|The Early Days of a Better Nation|
Sunday, April 01, 2012
Twenty-first century science has caught up with my grandmothers. Fiction is indeed nothing but lies, and the best that can be said for it is that it is a harmless if unprofitable diversion. It keeps us out of mischief and passes the time.
The one thing it cannot do is help us to understand human nature and the motivations of other people. If it did, the work done in Departments of English (etc) Literature would be of enormous interest to Departments of (e.g.) Business Studies, Politics, and Sociology. Oddly enough it is not.
For real insight into human behaviour, practical people turn to science.
Psychology has, over the past century, moved from misty speculation and hazy introspection to hard, repeatable laboratory and field experiment. Neuroscience is a hair's-breadth from tracking our thoughts in real time. The dismal truth the convergent sciences of the brain and behaviour have delivered is that our own spontaneous understanding of these matters is specious.
'Folk psychology' and introspection give us no insight at all into our own minds, let alone those of others. The most it can give us is a rough-and-ready 'Theory of Mind' that enables us, with notorious unreliability, to predict the day-to-day actions of our fellows.
How, then, could literary or genre fiction, based as they are - at best - on folk psychology, give us any insight into the human condition? Reading the greatest works of literature will no more help you to understand human behaviour than watching Star Trek will help you discover a method of reaching superluminal velocities. The most it will give you is a selective and partial (in every sense) understanding of the author's own folk psychology.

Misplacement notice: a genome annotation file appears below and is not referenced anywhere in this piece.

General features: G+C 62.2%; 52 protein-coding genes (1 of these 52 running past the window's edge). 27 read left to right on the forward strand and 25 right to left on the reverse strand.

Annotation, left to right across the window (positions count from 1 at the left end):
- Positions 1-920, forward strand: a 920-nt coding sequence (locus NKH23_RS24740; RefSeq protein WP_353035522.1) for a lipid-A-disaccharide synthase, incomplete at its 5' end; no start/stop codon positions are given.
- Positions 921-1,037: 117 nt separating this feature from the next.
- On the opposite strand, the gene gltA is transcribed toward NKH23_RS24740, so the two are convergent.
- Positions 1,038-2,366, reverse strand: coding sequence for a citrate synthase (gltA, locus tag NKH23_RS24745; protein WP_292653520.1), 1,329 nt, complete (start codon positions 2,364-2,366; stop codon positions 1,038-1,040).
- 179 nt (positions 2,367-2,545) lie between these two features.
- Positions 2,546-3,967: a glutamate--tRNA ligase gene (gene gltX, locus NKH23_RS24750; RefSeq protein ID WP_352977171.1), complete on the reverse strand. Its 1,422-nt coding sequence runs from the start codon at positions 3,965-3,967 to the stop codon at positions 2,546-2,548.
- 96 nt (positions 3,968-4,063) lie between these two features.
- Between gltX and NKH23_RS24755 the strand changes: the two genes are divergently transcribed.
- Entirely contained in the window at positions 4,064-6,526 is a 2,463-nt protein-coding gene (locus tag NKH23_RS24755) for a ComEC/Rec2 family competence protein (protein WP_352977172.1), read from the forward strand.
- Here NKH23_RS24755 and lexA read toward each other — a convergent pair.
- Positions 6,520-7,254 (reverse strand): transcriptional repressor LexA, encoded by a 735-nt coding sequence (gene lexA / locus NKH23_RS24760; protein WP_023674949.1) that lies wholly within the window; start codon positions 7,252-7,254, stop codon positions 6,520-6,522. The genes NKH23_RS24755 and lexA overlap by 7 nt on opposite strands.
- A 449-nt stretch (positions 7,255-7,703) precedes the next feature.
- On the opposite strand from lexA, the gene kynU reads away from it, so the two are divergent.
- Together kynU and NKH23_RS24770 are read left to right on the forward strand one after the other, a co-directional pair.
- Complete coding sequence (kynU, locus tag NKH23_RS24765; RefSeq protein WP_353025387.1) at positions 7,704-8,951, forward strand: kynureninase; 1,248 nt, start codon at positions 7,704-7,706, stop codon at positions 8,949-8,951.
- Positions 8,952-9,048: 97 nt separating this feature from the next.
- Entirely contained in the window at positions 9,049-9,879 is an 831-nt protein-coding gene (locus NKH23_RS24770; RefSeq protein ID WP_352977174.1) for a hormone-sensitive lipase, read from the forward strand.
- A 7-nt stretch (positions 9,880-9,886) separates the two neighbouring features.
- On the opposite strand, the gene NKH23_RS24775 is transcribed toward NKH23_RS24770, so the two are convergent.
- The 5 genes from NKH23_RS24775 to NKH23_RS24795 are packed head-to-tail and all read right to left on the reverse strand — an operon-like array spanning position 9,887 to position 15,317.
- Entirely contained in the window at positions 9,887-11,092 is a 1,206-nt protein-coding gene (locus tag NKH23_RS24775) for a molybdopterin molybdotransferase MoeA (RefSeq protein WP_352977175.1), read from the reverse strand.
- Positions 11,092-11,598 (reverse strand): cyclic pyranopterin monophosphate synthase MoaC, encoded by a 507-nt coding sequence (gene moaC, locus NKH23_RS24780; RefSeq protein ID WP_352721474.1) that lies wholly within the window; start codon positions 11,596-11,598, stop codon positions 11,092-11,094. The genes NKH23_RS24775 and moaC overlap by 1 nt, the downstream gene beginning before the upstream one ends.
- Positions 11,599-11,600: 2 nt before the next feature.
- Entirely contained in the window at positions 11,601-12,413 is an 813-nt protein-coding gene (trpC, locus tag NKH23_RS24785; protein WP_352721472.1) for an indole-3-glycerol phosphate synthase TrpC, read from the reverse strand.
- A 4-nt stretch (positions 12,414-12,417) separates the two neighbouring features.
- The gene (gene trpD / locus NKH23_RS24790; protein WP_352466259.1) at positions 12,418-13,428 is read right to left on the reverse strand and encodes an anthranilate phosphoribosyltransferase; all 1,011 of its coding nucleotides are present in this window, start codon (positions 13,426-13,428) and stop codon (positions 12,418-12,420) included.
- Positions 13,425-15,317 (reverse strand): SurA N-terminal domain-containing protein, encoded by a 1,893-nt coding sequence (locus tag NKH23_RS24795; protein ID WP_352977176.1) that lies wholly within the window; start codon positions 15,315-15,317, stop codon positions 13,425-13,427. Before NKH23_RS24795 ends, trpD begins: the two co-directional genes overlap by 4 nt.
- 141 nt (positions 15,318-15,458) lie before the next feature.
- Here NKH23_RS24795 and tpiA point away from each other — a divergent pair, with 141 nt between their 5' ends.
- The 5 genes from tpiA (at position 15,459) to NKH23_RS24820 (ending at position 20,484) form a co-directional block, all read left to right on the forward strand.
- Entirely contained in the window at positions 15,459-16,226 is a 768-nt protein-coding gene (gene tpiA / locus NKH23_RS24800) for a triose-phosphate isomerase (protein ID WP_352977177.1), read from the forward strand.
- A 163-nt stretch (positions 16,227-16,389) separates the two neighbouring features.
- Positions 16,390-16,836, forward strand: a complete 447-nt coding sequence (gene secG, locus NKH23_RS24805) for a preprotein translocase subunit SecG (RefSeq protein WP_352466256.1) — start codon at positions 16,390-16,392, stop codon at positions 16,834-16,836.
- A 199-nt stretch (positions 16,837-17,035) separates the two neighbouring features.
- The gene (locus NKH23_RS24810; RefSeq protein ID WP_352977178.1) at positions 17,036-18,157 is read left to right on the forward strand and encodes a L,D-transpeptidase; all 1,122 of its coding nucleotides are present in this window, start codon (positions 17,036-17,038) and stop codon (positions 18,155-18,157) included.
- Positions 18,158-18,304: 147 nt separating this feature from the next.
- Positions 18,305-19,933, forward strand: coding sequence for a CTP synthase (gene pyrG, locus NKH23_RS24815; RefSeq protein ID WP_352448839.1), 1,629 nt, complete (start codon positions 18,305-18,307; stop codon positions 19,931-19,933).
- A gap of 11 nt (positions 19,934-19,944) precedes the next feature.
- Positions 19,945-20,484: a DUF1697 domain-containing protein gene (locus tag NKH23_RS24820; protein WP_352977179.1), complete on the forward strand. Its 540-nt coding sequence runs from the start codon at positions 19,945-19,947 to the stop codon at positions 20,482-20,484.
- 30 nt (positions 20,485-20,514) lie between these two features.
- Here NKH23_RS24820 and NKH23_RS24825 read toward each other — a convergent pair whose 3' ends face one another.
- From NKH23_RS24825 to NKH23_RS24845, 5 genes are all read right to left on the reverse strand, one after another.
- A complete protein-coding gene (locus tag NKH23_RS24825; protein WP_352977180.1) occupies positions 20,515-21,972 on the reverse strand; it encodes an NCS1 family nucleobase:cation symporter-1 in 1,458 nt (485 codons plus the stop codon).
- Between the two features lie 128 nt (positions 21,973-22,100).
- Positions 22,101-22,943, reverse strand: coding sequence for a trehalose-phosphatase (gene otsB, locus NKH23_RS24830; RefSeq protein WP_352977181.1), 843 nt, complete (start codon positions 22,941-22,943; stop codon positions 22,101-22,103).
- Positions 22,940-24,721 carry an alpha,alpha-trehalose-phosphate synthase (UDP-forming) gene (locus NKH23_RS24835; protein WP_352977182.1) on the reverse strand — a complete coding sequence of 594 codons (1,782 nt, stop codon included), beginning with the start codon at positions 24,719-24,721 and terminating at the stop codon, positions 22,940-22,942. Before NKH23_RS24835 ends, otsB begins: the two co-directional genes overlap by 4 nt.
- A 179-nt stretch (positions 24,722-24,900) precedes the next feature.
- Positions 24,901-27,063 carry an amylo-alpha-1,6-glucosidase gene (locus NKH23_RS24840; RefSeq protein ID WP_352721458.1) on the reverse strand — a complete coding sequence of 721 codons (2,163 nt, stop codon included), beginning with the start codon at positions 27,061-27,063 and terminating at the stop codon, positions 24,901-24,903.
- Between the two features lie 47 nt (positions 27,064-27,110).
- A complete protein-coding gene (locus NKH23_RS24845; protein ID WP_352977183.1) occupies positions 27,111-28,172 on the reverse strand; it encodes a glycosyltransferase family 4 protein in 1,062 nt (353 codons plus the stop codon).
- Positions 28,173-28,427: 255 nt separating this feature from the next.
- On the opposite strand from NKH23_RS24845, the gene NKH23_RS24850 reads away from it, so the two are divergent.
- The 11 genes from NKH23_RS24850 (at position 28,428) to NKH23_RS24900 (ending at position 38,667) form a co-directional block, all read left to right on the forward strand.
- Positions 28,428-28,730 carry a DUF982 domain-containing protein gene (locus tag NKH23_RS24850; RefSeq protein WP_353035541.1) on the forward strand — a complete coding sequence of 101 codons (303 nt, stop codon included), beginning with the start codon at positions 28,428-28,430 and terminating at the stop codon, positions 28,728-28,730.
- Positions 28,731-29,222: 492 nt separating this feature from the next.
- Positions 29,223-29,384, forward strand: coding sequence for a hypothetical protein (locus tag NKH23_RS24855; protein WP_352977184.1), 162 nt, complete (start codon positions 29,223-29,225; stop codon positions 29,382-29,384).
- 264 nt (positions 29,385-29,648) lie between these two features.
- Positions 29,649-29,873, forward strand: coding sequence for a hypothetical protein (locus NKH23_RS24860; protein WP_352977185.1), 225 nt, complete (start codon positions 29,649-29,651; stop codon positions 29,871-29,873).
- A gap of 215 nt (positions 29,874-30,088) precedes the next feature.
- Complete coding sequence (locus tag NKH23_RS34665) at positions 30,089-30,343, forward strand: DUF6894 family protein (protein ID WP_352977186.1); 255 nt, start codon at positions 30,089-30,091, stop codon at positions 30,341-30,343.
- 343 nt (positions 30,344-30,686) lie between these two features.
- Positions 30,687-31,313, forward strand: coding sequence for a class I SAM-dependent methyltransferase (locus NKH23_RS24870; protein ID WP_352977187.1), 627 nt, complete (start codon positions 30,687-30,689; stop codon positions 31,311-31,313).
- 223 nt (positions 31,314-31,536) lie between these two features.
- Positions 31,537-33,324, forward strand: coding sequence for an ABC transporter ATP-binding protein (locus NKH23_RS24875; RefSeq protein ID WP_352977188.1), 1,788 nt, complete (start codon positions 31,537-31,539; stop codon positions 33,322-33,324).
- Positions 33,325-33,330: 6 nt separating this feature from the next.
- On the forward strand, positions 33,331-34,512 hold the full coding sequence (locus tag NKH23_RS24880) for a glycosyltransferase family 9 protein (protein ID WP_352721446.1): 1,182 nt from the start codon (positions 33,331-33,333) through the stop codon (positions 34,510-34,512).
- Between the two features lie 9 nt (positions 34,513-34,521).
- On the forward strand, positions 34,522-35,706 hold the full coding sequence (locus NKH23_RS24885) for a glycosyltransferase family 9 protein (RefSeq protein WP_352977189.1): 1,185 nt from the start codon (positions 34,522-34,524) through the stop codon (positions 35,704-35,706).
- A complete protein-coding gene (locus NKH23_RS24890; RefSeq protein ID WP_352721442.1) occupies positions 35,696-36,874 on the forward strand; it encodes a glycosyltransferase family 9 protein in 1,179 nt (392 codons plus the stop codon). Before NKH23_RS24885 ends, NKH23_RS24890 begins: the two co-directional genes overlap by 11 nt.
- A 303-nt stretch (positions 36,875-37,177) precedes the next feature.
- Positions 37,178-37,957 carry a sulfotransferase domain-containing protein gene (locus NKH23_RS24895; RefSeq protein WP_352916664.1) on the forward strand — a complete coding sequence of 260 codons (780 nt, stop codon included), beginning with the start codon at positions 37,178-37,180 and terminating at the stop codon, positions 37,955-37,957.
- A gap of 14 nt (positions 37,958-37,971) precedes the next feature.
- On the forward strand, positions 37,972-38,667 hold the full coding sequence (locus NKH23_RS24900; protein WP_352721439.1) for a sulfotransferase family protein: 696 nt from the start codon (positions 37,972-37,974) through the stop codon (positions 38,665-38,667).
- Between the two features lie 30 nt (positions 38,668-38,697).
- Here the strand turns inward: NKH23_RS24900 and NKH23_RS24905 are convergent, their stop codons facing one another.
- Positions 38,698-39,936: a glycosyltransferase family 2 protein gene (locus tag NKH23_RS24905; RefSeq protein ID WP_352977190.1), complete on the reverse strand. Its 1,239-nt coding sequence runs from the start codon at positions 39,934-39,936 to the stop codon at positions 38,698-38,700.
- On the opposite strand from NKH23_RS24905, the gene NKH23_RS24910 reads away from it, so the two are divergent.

Reading Jane Austen will certainly help you to understand the mind and heart of a young woman: Jane Austen. It may give you a limited insight in that particular young woman's Theory of Mind. But this is not a great deal of use to you, because you will never meet Jane Austen, who is dead.
And Elizabeth Bennett never existed, except as a figment of Jane Austen's Theory of Mind. Not matter how deeply you think you understand Elizabeth Bennett, it won't help you to overcome pride and prejudice to find the love of your life. Finding the love of your life must be surprisingly easy, considering how often it happens, but this truth is far from universally acknowledged.
[Note, added 2 April, the day after posting: the most significant line in this post is the date-stamp.]